The first ever cycle touring/travel books I had read (in September 2010) were Alastair Humphreys' 'Moods of Future Joys' and 'Thunder and Sunshine' (Around the World by Bike - Parts 1 & 2). On the final leg of his great round the world adventure, Alastair had been joined by his old school friend, Rob Lilwall the author of 'Cycling Home From Siberia'. As it has been a while since I read Alastair's books, I can't quite remember just how Rob is referred to. In my mind right now, he is almost mentioned in passing as a friend who joins in part of the cycle. At the time I didn't think much about Rob or about his part in the story. Now though, I was reading about another persons perspective of events I already knew a bit about. From the outset, to me, that was fascinating.
Having now read several books about cycle touring and travelling, I love to read about journeys and travellers whose paths cross. Several of the books I have read have mentioned other travellers they have met along the way and I am often left wondering what became of them. Now I was reading about just one such 'other' traveller and found myself breezing through the prose at great speed as I read about this new perspective.
I remember the moment the pair of them parted company (in Alastair's version of events) as Alastair had been frustrated by Rob's lack of speed and organisation. I thought, at the time, that it sounded a little harsh on Rob. Subsequently Rob described similar experiences when friends of his joined him during the last leg of his journey 'home'. By that time though, Rob had come to understand and explained Alastair's decisions and I had forgiven him also :)
The writing style and the pace of 'Cycling Home From Siberia' is wonderful. There are interesting snippets of history about the places visited which enhances the text. A lot of the story also describes Rob's faith and how he interacts with people from many other faiths and cultures. As well as highlighting, once again (as with most cycle touring books), the kindness and friendliness of strangers around the world, it also makes you realise just what a mess some parts of the world are in through religion and greed.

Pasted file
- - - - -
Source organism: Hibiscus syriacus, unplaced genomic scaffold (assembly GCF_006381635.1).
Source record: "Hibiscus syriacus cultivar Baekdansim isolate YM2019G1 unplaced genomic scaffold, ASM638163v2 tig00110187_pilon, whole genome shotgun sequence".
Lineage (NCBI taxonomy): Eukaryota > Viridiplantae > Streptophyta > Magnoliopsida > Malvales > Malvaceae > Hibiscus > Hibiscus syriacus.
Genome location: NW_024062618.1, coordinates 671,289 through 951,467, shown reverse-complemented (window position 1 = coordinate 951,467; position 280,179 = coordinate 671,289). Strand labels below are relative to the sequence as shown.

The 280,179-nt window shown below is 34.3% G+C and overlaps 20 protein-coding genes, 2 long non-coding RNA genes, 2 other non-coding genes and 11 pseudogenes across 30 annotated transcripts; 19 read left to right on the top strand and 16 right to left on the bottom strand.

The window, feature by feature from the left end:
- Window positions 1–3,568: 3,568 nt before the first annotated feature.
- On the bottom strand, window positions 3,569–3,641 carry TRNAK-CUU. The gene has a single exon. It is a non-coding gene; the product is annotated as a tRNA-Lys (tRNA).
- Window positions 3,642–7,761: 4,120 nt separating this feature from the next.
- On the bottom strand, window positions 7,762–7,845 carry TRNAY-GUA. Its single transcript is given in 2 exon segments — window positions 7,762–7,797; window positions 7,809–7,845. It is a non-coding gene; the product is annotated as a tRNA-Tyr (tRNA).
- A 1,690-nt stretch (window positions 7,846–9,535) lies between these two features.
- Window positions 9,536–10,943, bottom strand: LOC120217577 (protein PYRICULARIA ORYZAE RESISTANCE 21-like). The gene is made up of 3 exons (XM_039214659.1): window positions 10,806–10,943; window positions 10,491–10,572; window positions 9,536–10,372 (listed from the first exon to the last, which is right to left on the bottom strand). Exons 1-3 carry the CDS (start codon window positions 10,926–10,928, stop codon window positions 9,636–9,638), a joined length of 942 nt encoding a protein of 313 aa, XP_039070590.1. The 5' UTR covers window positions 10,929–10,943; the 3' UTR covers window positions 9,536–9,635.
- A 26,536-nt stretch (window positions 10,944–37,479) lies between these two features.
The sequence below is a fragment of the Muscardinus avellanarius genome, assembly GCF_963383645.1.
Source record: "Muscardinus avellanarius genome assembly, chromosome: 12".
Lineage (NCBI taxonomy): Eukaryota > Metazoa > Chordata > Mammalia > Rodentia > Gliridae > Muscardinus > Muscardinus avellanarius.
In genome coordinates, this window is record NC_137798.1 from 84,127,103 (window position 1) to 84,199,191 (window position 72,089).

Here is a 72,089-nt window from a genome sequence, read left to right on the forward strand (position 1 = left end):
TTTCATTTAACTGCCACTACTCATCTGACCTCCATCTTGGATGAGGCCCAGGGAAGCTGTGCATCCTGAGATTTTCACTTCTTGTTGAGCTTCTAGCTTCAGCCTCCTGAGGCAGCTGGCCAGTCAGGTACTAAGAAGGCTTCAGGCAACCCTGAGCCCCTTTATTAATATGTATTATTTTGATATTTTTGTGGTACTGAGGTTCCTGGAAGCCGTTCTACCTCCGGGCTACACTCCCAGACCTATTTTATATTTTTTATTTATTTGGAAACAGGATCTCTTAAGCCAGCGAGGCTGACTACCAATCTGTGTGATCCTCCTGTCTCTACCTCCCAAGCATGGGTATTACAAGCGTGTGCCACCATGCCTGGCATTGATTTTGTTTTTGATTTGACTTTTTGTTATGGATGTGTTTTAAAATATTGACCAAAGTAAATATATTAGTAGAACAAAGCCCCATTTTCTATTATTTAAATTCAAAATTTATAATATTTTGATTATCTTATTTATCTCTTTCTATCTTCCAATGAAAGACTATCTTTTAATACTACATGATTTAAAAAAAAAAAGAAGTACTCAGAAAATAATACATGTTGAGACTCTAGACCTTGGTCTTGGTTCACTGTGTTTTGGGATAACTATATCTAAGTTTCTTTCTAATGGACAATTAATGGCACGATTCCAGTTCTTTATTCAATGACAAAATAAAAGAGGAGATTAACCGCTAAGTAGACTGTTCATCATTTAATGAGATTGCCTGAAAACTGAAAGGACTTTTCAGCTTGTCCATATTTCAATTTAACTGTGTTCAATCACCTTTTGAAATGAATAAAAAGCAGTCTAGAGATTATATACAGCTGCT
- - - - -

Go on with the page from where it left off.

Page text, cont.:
The final leg of Rob's journey, from southern Italy back to England, seems a bit of a mad dash (as he himself describes it) as he was constantly having to make certain deadlines to meet up with the aforementioned friends who would cycle with him for several days on that last leg. The remaining 4,000 miles is covered in the final chapter. That brevity does not distract from the book at all though and is hopefully a sign, for me at least, that cycle touring through mainland europe is relatively straightforward and relatively 'uneventful', unlike some parts of Asia and the Middle East.
I thoroughly enjoyed reading this book and at times did not want it to end. I will now re-read both Alastair Humphreys' books, this time from a different perspective and will hopefully enjoy them once again. As Rob approached home he 'bumped' into another cyclist attempting another extraordinary cycle. That cyclist turned out to be Mark Beaumont who was three weeks into his world record breaking attempt to cycle around the world. Another story of crossed paths.